Gyms with Peloton bikes and lap pools are nice, but how about a doctor on call? Some new luxury developments now come with just that, offering residents memberships to medical centers staffed with on-call physicians and nurses. Others are partnering with hospitals and clinics to give homeowners easy access to care, even in remote locations. And a handful have amped up the health and wellness factor, bringing in Eastern medicine gurus and running general health assessments as part of their fitness and spa programs.
At Madison House, a new condo tower under construction in Manhattan’s Nomad neighborhood, buyers get a free one-year membership to Sollis Health, a private medical concierge company that handles everything from emergency calls to routine annual check ups. At Legacy Hotel and Residences, in downtown Miami, there’s a $60 million medical and wellness center on site staffed with doctors, nurses, and nutritionists on site. And at NEMA Chicago, a 76-story luxury rental building downtown, there’s an elaborate fitness center that comes with a complimentary full-body fitness assessment, including blood pressure analysis and body scans.
The Ritz-Carlton Residences in Miami Beach has 111 condominiums, 15 standalone homes, and prices starting at $2 million. Included with every condo purchase is a one-year membership to the Agatston Center for Preventative Medicine, a private medical center founded by Arthur Agatston, the celebrity doctor best known for creating the South Beach Diet. Developer Ophir Sternberg says he’s a member himself and thought buyers might like it as much as he does. “Most are very pleasantly surprised when we do the final walk through and give them their keys and a special medical concierge card,” he says, noting the value of the annual service is about $12,000. “At other developments, it’s just a bottle of champagne.”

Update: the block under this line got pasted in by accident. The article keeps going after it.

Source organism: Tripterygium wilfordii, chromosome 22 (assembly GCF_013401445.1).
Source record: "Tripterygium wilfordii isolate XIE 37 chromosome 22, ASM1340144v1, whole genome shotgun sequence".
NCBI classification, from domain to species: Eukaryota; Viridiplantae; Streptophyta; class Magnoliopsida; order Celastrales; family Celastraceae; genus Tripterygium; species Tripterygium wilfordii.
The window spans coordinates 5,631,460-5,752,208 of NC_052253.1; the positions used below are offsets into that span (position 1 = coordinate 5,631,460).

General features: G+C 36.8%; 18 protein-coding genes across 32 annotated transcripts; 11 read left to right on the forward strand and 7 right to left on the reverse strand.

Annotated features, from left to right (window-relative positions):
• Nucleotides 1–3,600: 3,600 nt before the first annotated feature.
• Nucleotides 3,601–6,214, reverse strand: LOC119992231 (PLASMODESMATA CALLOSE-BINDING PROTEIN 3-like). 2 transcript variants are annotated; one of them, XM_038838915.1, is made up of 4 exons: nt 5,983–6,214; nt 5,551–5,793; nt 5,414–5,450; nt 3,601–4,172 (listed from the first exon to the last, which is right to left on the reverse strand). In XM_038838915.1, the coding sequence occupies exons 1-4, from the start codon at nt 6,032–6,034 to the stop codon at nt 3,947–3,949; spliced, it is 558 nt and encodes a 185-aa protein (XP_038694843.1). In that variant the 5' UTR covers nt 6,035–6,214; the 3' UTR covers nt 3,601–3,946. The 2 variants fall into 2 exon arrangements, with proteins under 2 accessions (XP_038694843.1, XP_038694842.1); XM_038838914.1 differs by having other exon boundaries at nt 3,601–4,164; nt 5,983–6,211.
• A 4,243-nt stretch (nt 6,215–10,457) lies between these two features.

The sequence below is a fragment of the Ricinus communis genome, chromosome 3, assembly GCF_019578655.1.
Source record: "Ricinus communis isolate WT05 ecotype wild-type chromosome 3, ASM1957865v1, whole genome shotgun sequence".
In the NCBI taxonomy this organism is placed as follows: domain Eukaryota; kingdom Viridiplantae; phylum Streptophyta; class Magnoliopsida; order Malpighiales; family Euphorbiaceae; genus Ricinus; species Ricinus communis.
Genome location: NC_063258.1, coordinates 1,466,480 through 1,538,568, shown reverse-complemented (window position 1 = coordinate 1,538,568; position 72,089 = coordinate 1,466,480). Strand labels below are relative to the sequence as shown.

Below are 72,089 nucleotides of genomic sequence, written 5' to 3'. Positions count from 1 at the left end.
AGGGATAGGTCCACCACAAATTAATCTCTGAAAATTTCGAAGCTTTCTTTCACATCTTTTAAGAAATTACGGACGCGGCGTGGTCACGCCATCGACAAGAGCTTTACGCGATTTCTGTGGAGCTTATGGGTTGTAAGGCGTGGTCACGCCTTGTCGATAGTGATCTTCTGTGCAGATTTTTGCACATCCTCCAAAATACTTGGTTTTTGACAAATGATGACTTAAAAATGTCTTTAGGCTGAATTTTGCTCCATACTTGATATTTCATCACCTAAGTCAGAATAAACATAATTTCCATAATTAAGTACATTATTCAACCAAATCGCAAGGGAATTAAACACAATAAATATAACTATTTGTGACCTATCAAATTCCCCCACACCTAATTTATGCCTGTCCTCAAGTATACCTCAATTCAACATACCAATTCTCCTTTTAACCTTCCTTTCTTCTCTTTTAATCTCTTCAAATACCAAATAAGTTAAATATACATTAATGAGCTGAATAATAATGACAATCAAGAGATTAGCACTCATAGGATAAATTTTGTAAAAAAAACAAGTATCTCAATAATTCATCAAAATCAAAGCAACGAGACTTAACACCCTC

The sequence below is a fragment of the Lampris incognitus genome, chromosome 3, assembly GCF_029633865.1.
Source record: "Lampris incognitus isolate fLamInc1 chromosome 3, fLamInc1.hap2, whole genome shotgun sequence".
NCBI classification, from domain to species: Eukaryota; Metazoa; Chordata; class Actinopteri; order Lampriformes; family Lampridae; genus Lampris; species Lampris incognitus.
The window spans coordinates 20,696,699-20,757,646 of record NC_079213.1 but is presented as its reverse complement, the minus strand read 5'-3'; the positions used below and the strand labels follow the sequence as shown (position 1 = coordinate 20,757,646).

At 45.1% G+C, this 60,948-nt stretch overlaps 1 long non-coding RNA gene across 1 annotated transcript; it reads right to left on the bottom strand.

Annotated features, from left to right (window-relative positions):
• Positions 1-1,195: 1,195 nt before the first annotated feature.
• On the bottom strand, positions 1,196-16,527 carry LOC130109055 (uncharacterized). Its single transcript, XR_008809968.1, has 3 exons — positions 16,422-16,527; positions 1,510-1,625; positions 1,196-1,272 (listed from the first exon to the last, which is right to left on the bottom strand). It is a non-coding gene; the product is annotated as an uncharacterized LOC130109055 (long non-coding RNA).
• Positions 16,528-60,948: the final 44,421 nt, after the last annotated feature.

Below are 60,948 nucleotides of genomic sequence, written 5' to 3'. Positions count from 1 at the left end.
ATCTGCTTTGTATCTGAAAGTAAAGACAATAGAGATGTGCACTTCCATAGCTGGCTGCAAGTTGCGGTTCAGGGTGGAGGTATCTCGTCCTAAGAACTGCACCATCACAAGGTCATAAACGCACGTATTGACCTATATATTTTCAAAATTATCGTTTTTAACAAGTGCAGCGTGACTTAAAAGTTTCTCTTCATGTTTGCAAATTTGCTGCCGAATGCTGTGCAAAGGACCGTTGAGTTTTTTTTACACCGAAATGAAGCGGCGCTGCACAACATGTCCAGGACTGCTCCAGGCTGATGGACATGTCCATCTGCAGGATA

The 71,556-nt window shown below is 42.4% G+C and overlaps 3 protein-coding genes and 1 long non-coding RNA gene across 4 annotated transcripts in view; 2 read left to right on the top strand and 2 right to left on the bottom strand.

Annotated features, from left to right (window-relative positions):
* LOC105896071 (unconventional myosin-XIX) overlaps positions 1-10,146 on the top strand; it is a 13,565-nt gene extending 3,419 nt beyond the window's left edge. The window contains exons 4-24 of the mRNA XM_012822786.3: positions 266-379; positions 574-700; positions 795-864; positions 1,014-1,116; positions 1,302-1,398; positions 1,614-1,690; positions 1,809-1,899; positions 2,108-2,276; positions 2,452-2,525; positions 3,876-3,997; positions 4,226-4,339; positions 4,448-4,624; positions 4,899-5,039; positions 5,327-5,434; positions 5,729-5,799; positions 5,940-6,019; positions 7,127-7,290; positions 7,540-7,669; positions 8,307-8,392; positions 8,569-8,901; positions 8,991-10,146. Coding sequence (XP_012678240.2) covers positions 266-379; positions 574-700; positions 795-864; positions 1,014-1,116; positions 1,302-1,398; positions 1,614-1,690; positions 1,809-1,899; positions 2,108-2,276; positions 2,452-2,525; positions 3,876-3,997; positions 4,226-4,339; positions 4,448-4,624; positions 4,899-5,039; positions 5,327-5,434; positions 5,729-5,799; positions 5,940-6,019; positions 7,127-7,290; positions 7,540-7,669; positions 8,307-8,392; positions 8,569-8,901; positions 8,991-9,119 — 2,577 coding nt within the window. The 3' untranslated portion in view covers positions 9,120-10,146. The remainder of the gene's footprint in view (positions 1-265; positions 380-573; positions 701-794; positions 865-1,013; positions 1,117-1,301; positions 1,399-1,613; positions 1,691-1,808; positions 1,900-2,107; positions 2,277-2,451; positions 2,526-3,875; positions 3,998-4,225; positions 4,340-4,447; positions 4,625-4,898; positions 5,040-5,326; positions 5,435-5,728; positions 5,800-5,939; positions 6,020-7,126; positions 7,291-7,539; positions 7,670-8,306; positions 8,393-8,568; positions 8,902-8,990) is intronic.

For developers, offering medical care can telegraph a sense of luxury that’s broadly appealing and in keeping with the times. “This is not like gold-plated doors or a certain type of stone,” says Evan Stein, the developer of Manhattan’s Madison House. “We think this connotes luxury and what the [building’s] service level is.” Renderings of Madison House’s striking floor-to-ceiling glass windows and sculptural 75-foot-long Olympic pool plays most prominently in marketing materials, but the membership to Sollis has also raised plenty of eyebrows. “Nobody actually wants to sit there and think about their doctors, but they go, ‘wow, ok.’”
In more remote locations, knowing that good care is available can be a big selling point—especially in the midst of a pandemic. At Costa Palmas, a more than 1,000-acre private resort community in Los Cabos, Mexico, there are residences, a Four Seasons resort, and an Aman resort. A partnership with Patronus Medical gives residents and guests 24-hour telemedicine access. Though the partnership was in the works pre-Covid, Michael Radovan, Managing Director of Sales at Costa Palmas, said they’ve recently developed thorough pandemic protocols for screening both employees and guests as well.
In downtown Miami, Legacy Hotel & Residences are attached to a 100,000-square-foot medical center—ideal for out-of-town buyers who want to get treatment locally for chronic illnesses or indulge in anti-aging or cosmetic procedures. Buyers of the 274 residents also get access to a wellness center with a nutritionist, cryotherapy, and professional athletic coaching.
“At other developments, it’s just a bottle of champagne.”
Alternative medicine is also coming home. At 30 Park Place in New York come with services by the Four Seasons and several resident “healers.” According to the developer, they work with residents on sound therapy, crystal healing and acupuncture. “They pick up on things that modern medicine could never guide you on,” says Thomas Carreras, the general manager at the property. “We felt there was a demand for being treated beyond a nice massage that just makes you feel good.”
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